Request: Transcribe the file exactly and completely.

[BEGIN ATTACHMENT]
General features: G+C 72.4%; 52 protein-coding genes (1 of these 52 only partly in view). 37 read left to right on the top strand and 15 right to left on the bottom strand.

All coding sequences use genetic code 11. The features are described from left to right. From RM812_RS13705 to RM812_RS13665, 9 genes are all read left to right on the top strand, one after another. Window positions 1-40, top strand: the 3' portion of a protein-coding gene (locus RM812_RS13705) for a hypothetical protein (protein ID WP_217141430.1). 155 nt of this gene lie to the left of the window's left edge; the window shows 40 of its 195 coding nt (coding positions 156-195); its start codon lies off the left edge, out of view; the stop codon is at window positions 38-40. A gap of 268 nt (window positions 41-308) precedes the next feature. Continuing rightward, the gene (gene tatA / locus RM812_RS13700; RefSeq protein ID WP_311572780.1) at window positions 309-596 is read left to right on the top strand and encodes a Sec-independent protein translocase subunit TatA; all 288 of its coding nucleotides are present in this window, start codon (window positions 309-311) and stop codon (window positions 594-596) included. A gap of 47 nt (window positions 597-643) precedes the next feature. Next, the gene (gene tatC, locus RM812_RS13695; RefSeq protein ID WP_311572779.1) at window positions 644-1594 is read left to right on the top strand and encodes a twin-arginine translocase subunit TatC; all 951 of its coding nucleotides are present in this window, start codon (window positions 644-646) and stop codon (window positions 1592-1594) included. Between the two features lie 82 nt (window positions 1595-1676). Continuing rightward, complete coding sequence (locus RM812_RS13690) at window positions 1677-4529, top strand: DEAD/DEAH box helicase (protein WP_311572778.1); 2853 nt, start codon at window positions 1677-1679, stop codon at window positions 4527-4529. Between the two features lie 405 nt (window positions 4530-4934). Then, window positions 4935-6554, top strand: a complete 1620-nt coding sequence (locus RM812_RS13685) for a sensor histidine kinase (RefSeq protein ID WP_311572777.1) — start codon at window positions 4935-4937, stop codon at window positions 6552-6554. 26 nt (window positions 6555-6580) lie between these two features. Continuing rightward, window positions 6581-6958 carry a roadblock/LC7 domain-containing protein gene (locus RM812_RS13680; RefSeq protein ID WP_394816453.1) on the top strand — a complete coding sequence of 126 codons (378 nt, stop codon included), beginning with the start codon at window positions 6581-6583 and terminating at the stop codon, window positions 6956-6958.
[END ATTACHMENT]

General features: G+C 72.4%; 52 protein-coding genes (1 of these 52 only partly in view). 37 read left to right on the top strand and 15 right to left on the bottom strand.

All coding sequences use genetic code 11. The features are described from left to right. From RM812_RS13705 to RM812_RS13665, 9 genes are all read left to right on the top strand, one after another. Window positions 1-40, top strand: the 3' portion of a protein-coding gene (locus RM812_RS13705) for a hypothetical protein (protein ID WP_217141430.1). 155 nt of this gene lie to the left of the window's left edge; the window shows 40 of its 195 coding nt (coding positions 156-195); its start codon lies off the left edge, out of view; the stop codon is at window positions 38-40. A gap of 268 nt (window positions 41-308) precedes the next feature. Continuing rightward, the gene (gene tatA / locus RM812_RS13700; RefSeq protein ID WP_311572780.1) at window positions 309-596 is read left to right on the top strand and encodes a Sec-independent protein translocase subunit TatA; all 288 of its coding nucleotides are present in this window, start codon (window positions 309-311) and stop codon (window positions 594-596) included. A gap of 47 nt (window positions 597-643) precedes the next feature. Next, the gene (gene tatC, locus RM812_RS13695; RefSeq protein ID WP_311572779.1) at window positions 644-1594 is read left to right on the top strand and encodes a twin-arginine translocase subunit TatC; all 951 of its coding nucleotides are present in this window, start codon (window positions 644-646) and stop codon (window positions 1592-1594) included. Between the two features lie 82 nt (window positions 1595-1676). Continuing rightward, complete coding sequence (locus RM812_RS13690) at window positions 1677-4529, top strand: DEAD/DEAH box helicase (protein WP_311572778.1); 2853 nt, start codon at window positions 1677-1679, stop codon at window positions 4527-4529. Between the two features lie 405 nt (window positions 4530-4934). Then, window positions 4935-6554, top strand: a complete 1620-nt coding sequence (locus RM812_RS13685) for a sensor histidine kinase (RefSeq protein ID WP_311572777.1) — start codon at window positions 4935-4937, stop codon at window positions 6552-6554. 26 nt (window positions 6555-6580) lie between these two features. Continuing rightward, window positions 6581-6958 carry a roadblock/LC7 domain-containing protein gene (locus RM812_RS13680; RefSeq protein ID WP_394816453.1) on the top strand — a complete coding sequence of 126 codons (378 nt, stop codon included), beginning with the start codon at window positions 6581-6583 and terminating at the stop codon, window positions 6956-6958.